After a long wait, further details of how the non-dom rules will work have finally been released. The rules are of critical importance to those non-doms who:
- Hold their UK homes through overseas structures;
- Have been resident in the UK for a long time; or
- Were born in the UK with a UK domicile of origin.
From 6 April 2017 shares in many overseas companies holding a UK homes (and other UK residential property) will cease to be excluded from an inheritance tax charge. This means that where such shares are held by a non-domiciled individual there is likely to be an inheritance tax (IHT) charge of 40% on his or her death. Where the shares are held by trustees, the trustees are likely to become liable to IHT on the ten year anniversary of the trust and each ten year anniversary thereafter.
Now is the time for considering how to restructure such property holdings. Once the rules take effect from 6 April 2017 the associated costs of restructuring may outweigh the benefits.
The recent announcements indicate that the rules will be even more draconian than first thought:
- Previously, the government had led us to believe that they will introduce special reliefs to mitigate some of the associated tax costs of restructuring. However, it seems that they have now had a change of heart.
- Relevant debts will only generate a tax deduction where they relate exclusively to the property.
- Loans made between connected parties will be disregarded when determining the value of the property which will be chargeable to IHT.
- There will be a targeted anti-avoidance rule, the effect of which will be to disregard any arrangements where the whole or main purpose is to avoid or mitigate a charge to IHT on UK residential property.
- HMRC will have an expanded power so that the property cannot be sold until any outstanding IHT charge is paid.
The rules are complex and specialist advice is vital.
Long term residents
In September 2015 the government consulted on proposals to treat non-doms as deemed UK domiciled for tax purposes once they have been resident in the UK for 15 out of 20 years. Those that are deemed to be domiciled in the UK will not be able to claim the remittance basis of taxation. For many, this will mean that overseas income and gains will become chargeable to UK tax for the first time. It will also mean that on their death their estate will be chargeable to inheritance tax on their worldwide assets.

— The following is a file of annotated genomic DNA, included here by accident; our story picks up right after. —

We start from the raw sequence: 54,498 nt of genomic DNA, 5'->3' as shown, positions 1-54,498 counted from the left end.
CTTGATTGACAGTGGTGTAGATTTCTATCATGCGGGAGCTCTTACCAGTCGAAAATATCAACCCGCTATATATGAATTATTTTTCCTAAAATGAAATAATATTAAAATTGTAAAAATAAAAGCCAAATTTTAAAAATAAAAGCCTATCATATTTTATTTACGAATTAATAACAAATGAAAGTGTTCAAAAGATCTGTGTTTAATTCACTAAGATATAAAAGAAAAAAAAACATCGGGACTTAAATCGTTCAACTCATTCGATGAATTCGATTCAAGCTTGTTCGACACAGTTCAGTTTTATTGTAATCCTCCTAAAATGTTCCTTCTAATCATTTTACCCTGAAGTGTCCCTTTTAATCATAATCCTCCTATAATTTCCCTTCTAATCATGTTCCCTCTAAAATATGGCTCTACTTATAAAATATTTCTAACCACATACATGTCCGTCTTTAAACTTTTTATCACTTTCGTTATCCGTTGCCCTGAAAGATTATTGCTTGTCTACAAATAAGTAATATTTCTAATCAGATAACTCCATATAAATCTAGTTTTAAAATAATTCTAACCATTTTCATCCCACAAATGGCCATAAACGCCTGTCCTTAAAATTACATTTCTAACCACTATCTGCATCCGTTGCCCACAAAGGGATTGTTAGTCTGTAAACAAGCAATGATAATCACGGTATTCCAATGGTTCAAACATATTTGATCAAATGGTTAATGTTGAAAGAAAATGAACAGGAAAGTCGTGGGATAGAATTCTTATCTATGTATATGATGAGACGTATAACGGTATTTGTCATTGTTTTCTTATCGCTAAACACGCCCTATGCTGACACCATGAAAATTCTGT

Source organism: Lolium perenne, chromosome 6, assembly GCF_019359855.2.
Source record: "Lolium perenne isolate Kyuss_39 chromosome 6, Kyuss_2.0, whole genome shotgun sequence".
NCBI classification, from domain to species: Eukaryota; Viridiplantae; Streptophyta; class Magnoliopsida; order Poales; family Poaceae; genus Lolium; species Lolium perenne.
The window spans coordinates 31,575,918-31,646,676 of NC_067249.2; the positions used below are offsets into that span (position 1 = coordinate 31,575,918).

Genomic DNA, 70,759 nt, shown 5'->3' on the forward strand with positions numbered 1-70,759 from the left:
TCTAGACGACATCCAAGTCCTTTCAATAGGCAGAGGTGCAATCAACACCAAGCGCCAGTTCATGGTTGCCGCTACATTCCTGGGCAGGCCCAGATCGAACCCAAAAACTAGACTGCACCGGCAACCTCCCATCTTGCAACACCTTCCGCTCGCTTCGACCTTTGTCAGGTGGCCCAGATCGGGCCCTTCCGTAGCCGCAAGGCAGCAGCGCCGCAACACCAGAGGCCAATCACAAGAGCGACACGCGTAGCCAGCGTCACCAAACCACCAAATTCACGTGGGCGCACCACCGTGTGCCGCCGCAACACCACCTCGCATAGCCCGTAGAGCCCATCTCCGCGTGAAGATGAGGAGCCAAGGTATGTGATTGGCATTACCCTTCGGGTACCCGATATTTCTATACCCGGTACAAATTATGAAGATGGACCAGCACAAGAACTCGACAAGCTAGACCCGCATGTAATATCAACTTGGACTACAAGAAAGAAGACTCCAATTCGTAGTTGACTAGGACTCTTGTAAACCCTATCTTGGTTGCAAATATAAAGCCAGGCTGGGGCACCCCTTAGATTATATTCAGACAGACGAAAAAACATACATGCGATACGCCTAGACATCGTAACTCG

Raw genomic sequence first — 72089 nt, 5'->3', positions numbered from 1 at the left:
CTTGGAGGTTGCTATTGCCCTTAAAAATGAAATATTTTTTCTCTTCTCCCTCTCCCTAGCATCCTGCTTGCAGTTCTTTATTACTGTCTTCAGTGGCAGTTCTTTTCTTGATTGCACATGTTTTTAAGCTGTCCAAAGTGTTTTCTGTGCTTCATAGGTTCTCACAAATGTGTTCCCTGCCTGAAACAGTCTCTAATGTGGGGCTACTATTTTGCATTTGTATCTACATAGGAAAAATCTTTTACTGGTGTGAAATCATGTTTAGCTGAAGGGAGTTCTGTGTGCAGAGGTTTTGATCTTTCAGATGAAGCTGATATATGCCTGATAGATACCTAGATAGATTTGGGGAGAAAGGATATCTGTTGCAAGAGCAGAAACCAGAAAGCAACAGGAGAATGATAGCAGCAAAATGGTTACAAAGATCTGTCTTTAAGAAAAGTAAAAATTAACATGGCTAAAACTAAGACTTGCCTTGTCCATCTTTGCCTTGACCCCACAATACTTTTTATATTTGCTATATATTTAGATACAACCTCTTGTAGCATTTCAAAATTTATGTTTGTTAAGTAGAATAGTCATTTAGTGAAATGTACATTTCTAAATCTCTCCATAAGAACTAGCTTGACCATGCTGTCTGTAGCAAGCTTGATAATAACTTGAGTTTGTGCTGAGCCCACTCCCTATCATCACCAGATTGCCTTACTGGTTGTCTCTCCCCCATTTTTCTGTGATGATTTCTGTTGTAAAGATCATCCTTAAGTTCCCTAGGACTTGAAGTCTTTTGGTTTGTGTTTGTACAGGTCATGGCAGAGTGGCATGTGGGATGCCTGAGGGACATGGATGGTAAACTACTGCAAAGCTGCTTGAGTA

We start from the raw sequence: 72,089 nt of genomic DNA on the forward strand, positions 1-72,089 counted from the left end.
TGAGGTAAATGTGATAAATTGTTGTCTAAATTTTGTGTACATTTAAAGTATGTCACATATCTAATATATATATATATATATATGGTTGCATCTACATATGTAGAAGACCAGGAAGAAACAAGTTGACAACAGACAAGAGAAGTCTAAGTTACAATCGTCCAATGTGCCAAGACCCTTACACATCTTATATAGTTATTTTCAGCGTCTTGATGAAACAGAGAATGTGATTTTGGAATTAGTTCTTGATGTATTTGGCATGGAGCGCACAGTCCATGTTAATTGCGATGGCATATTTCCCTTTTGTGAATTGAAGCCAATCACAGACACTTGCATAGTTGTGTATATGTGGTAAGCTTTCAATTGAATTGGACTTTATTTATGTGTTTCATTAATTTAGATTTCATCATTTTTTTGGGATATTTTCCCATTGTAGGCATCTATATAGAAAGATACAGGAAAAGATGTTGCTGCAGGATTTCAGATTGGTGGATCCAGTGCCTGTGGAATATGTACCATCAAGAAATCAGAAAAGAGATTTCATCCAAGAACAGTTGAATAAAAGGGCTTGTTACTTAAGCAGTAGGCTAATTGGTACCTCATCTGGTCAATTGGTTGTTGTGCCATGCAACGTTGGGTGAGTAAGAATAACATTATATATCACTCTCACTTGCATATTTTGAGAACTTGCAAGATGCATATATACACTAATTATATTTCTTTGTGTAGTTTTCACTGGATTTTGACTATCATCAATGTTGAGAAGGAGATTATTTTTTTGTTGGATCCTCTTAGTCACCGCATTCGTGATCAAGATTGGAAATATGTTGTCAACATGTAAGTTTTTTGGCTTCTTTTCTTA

As with the rules described above, the rules are complex and may give rise to inequitable results, for example:
- Individuals (with the help of their tax advisors) will need to assess their tax residence status over the previous twenty years. There may be problems determining their residence status during the tax years arising before 6 April 2013, when the old common law rules of residence applied.
- Without advice, individuals who have been in the UK for just over 13 years may not realise that they have become deemed domiciled. This is because split years of residence are not disregarded.
- Children educated at UK boarding schools and universities may find themselves to be deemed to be domiciled in the UK sooner than expected because years of residence during one’s childhood are not disregarded.
The effects of these changes may be mitigated in certain cases. Many non-doms may wish tobreak UK residence before they become deemed domiciled here. Most would need to spend at least six full tax years as a non-resident. Care should be taken however. An individual may mitigate the income tax consequences of deemed domicile by breaking UK residence from 6 April 2017 but there may still be a potential IHT liability on foreign assets if they die or settle a trust during the following years.